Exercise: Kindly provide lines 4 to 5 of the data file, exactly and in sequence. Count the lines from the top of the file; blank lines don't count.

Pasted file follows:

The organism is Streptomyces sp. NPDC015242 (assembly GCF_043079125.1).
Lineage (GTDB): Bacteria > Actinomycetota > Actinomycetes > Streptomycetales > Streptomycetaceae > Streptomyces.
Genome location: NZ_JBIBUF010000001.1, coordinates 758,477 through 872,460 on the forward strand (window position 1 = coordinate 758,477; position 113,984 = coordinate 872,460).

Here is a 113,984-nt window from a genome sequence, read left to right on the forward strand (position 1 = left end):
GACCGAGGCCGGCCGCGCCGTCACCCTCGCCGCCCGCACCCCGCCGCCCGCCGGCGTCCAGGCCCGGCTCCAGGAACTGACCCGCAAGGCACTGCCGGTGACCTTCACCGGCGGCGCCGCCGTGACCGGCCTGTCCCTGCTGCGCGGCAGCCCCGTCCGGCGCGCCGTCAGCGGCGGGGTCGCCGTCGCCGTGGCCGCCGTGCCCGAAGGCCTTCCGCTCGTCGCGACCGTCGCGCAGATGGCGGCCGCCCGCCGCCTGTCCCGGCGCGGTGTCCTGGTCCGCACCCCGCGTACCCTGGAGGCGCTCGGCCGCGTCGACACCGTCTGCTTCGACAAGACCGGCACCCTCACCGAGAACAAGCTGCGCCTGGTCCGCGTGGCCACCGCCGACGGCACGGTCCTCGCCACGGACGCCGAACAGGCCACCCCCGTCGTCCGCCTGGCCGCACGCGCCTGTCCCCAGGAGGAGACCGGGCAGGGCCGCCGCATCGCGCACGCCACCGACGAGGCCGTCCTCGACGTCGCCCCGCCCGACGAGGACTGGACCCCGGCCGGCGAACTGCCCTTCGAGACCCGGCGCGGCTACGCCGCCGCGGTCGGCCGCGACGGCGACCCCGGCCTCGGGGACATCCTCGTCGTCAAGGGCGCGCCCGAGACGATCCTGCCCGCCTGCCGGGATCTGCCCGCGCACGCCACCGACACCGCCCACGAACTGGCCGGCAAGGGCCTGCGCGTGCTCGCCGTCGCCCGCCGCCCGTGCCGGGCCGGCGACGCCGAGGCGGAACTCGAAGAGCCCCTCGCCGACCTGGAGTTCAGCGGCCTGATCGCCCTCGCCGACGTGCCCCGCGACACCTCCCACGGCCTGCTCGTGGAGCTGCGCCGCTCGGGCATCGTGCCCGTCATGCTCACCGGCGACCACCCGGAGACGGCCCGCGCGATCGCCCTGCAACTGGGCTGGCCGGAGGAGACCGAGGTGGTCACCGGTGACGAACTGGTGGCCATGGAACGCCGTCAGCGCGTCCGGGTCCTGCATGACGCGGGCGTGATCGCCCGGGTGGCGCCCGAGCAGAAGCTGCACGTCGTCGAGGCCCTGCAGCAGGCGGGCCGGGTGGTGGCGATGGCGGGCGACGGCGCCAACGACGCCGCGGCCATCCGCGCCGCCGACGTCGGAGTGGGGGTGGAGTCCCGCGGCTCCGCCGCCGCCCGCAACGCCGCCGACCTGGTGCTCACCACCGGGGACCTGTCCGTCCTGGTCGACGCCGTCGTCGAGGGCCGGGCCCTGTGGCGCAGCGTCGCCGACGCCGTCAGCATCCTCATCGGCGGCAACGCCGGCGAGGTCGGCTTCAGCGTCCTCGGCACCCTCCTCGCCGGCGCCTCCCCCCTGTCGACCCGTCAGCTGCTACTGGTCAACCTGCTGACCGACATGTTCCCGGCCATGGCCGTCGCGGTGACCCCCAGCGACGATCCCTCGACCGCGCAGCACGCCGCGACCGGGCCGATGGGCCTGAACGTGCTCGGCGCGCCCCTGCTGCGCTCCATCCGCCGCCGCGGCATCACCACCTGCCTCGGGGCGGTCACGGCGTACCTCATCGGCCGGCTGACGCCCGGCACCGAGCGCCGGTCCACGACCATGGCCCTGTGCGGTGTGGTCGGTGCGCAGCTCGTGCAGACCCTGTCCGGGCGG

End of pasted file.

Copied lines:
Here is a 113,984-nt window from a genome sequence, read left to right on the forward strand (position 1 = left end):
GACCGAGGCCGGCCGCGCCGTCACCCTCGCCGCCCGCACCCCGCCGCCCGCCGGCGTCCAGGCCCGGCTCCAGGAACTGACCCGCAAGGCACTGCCGGTGACCTTCACCGGCGGCGCCGCCGTGACCGGCCTGTCCCTGCTGCGCGGCAGCCCCGTCCGGCGCGCCGTCAGCGGCGGGGTCGCCGTCGCCGTGGCCGCCGTGCCCGAAGGCCTTCCGCTCGTCGCGACCGTCGCGCAGATGGCGGCCGCCCGCCGCCTGTCCCGGCGCGGTGTCCTGGTCCGCACCCCGCGTACCCTGGAGGCGCTCGGCCGCGTCGACACCGTCTGCTTCGACAAGACCGGCACCCTCACCGAGAACAAGCTGCGCCTGGTCCGCGTGGCCACCGCCGACGGCACGGTCCTCGCCACGGACGCCGAACAGGCCACCCCCGTCGTCCGCCTGGCCGCACGCGCCTGTCCCCAGGAGGAGACCGGGCAGGGCCGCCGCATCGCGCACGCCACCGACGAGGCCGTCCTCGACGTCGCCCCGCCCGACGAGGACTGGACCCCGGCCGGCGAACTGCCCTTCGAGACCCGGCGCGGCTACGCCGCCGCGGTCGGCCGCGACGGCGACCCCGGCCTCGGGGACATCCTCGTCGTCAAGGGCGCGCCCGAGACGATCCTGCCCGCCTGCCGGGATCTGCCCGCGCACGCCACCGACACCGCCCACGAACTGGCCGGCAAGGGCCTGCGCGTGCTCGCCGTCGCCCGCCGCCCGTGCCGGGCCGGCGACGCCGAGGCGGAACTCGAAGAGCCCCTCGCCGACCTGGAGTTCAGCGGCCTGATCGCCCTCGCCGACGTGCCCCGCGACACCTCCCACGGCCTGCTCGTGGAGCTGCGCCGCTCGGGCATCGTGCCCGTCATGCTCACCGGCGACCACCCGGAGACGGCCCGCGCGATCGCCCTGCAACTGGGCTGGCCGGAGGAGACCGAGGTGGTCACCGGTGACGAACTGGTGGCCATGGAACGCCGTCAGCGCGTCCGGGTCCTGCATGACGCGGGCGTGATCGCCCGGGTGGCGCCCGAGCAGAAGCTGCACGTCGTCGAGGCCCTGCAGCAGGCGGGCCGGGTGGTGGCGATGGCGGGCGACGGCGCCAACGACGCCGCGGCCATCCGCGCCGCCGACGTCGGAGTGGGGGTGGAGTCCCGCGGCTCCGCCGCCGCCCGCAACGCCGCCGACCTGGTGCTCACCACCGGGGACCTGTCCGTCCTGGTCGACGCCGTCGTCGAGGGCCGGGCCCTGTGGCGCAGCGTCGCCGACGCCGTCAGCATCCTCATCGGCGGCAACGCCGGCGAGGTCGGCTTCAGCGTCCTCGGCACCCTCCTCGCCGGCGCCTCCCCCCTGTCGACCCGTCAGCTGCTACTGGTCAACCTGCTGACCGACATGTTCCCGGCCATGGCCGTCGCGGTGACCCCCAGCGACGATCCCTCGACCGCGCAGCACGCCGCGACCGGGCCGATGGGCCTGAACGTGCTCGGCGCGCCCCTGCTGCGCTCCATCCGCCGCCGCGGCATCACCACCTGCCTCGGGGCGGTCACGGCGTACCTCATCGGCCGGCTGACGCCCGGCACCGAGCGCCGGTCCACGACCATGGCCCTGTGCGGTGTGGTCGGTGCGCAGCTCGTGCAGACCCTGTCCGGGCGG